The Great Resignation of 2021 was a global phenomenon, though reportedly less seen in Canada than other developed nations. Employees were—and still are—quitting en masse.
What was first labelled as a labour shortage has turned out to be a much more complex issue, one that can’t quite be surmised by the term Great Resignation. Instead, terms like the Great Adjustment or the Great Reckoning better capture what is a more nuanced conversation about working conditions and employee interests.
The shift is really about employees assessing and rejecting the status quo.
Last year, The BBC reported that a survey found that “41% of workers were considering quitting or changing professions”, with another survey finding that “38% of those surveyed planned to quit in the next six months to a year”.
In fact, people are evidently becoming increasingly disillusioneed with the 9 to 5. The Reddit subreddit, r/antiwork, has 1.6 million subscribers as of January 2022, which represents a more than 900 000 increase in 2021. According to Reddit, antiwork “was one of the 15 fastest-growing subreddits as of November 24, 2021”.
Weathering the Great Reckoning means meeting employees' changing needs.
According to a recent report, many Canadian organizations are boosting wages and benefits in response to the labour shortage. However, for many employees, it’s not just about salary. The study noted that “nearly half (46 per cent) of [employers] who say hiring is difficult have increased wages while 27 per cent have increased benefits such as additional vacation time, and 19 per cent have introduced a shorter workweek”.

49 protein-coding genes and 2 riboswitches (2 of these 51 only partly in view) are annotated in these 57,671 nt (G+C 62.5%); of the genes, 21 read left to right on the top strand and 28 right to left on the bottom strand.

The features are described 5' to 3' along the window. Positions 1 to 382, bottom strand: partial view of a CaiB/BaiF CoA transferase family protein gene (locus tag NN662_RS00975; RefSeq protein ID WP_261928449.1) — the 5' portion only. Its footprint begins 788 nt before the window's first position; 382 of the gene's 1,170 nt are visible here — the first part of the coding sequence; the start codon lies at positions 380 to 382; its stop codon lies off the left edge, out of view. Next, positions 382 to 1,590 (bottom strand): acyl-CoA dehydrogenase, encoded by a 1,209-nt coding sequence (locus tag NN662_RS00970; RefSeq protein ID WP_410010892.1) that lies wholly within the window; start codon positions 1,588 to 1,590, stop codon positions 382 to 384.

HR Reporter notes that the key to retention (and recruitment) amidst the Great Reckoning is looking at how you can make your company—jobs at your company more attractive overall. This can be done through a number of improvements: offering “more benefits or flexibility into those jobs, or [rearranging] the job to make it less difficult on people or more sustainable, whether it’s job sharing or different shifts or different flexibility arrangements”.
Employers must examine what factors are likely to push employers out of their organization (low pay, poor work-life balance, lack of community, etc.) and what will pull them to other organizations (better pay, more benefits, different work, etc.). Many of these factors can be addressed but some, unfortunately, cannot.
Your organization will have to determine which employee needs they’re able to meet and prioritize those, with the understanding that employees whose needs aren’t met may decide to leave for a company that does meet or exceed their expectations.